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The Size of Government and U.S.-European Differences in Economic Performance

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  • Gerwin Bell
  • Norikazu Tawara

Abstract

An influential strand of recent research has claimed that large governments in European countries explain their weaker long-term economic performance compared to the U.S. On the other hand, despite these alleged costs, large governments have been popular with electorates. This paper seeks to shed light on this apparent inconsistency; it confirms an adverse effect of taxes on labor supply, but also finds evidence of efficiency-increasing government intervention. However, and especially in the core "Rhineland-model" European countries, actual government policies often depart from such efficient interventions, pointing to the possibility that voters prefer redistribution even at the cost of allocational efficiency.

Suggested Citation

  • Gerwin Bell & Norikazu Tawara, 2009. "The Size of Government and U.S.-European Differences in Economic Performance," IMF Working Papers 09/92, International Monetary Fund.
  • Handle: RePEc:imf:imfwpa:09/92
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    References listed on IDEAS

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    1. Richard Disney, 2004. "Are contributions to public pension programmes a tax on employment?," Economic Policy, CEPR;CES;MSH, vol. 19(39), pages 267-311, July.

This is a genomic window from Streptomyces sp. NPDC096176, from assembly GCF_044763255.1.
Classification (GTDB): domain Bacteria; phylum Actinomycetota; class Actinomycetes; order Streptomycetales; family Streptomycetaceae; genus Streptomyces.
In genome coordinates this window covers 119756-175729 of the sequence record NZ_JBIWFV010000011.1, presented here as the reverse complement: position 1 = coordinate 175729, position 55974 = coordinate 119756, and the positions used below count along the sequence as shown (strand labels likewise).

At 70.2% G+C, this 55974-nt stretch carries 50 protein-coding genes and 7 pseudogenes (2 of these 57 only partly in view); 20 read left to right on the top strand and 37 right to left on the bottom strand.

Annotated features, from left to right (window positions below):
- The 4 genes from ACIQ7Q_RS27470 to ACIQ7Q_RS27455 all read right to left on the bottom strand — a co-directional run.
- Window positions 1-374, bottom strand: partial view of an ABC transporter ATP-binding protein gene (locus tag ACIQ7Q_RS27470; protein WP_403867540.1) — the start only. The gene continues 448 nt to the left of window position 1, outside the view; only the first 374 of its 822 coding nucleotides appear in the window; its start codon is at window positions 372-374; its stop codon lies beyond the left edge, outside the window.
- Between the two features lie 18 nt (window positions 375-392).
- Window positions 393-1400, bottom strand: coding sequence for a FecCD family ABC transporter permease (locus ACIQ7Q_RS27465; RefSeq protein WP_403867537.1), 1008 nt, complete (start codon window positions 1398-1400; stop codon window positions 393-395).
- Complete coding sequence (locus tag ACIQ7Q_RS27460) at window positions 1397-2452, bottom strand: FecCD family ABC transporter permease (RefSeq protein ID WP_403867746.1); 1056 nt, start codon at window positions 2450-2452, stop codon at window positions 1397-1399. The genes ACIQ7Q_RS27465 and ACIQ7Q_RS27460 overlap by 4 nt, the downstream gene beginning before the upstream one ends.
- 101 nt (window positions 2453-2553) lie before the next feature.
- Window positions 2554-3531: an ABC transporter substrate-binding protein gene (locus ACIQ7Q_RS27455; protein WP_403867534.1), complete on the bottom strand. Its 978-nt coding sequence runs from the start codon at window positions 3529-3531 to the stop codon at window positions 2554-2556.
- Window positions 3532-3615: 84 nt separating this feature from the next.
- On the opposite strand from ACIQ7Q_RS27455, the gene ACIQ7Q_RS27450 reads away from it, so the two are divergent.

2. Hall, Robert E, 1997. "Macroeconomic Fluctuations and the Allocation of Time," Journal of Labor Economics, University of Chicago Press, vol. 15(1), pages 223-250, January.
    3. Kennan, John, 1988. "An Econometric Analysis of Fluctuations in Aggregate Labor Supply and Demand," Econometrica, Econometric Society, vol. 56(2), pages 317-333, March.
    4. Lei Fang & Richard Rogerson, 2011. "Product Market Regulation and Market Work: A Benchmark Analysis," American Economic Journal: Macroeconomics, American Economic Association, vol. 3(2), pages 163-188, April.
    5. Casey B. Mulligan, 1998. "Pecuniary Incentives to Work in the United States during World War II," Journal of Political Economy, University of Chicago Press, vol. 106(5), pages 1033-1077, October.
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